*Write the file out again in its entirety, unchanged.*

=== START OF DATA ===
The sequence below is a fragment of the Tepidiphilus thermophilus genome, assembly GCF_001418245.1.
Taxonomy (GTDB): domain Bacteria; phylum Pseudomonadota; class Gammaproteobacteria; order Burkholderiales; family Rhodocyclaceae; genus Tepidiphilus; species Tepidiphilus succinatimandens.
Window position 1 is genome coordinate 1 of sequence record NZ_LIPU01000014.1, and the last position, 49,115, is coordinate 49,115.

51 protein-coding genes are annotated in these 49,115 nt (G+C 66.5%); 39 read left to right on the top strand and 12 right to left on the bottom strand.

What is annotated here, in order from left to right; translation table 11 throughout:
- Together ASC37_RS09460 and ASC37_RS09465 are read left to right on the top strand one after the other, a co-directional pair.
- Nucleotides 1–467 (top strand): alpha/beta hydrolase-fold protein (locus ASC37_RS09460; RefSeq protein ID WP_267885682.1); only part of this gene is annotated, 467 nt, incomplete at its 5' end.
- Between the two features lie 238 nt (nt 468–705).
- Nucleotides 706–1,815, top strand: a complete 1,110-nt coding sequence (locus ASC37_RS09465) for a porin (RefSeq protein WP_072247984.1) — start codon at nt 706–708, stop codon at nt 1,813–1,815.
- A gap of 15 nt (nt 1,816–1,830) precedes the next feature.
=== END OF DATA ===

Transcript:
The sequence below is a fragment of the Tepidiphilus thermophilus genome, assembly GCF_001418245.1.
Taxonomy (GTDB): domain Bacteria; phylum Pseudomonadota; class Gammaproteobacteria; order Burkholderiales; family Rhodocyclaceae; genus Tepidiphilus; species Tepidiphilus succinatimandens.
Window position 1 is genome coordinate 1 of sequence record NZ_LIPU01000014.1, and the last position, 49,115, is coordinate 49,115.

51 protein-coding genes are annotated in these 49,115 nt (G+C 66.5%); 39 read left to right on the top strand and 12 right to left on the bottom strand.

What is annotated here, in order from left to right; translation table 11 throughout:
- Together ASC37_RS09460 and ASC37_RS09465 are read left to right on the top strand one after the other, a co-directional pair.
- Nucleotides 1–467 (top strand): alpha/beta hydrolase-fold protein (locus ASC37_RS09460; RefSeq protein ID WP_267885682.1); only part of this gene is annotated, 467 nt, incomplete at its 5' end.
- Between the two features lie 238 nt (nt 468–705).
- Nucleotides 706–1,815, top strand: a complete 1,110-nt coding sequence (locus ASC37_RS09465) for a porin (RefSeq protein WP_072247984.1) — start codon at nt 706–708, stop codon at nt 1,813–1,815.
- A gap of 15 nt (nt 1,816–1,830) precedes the next feature.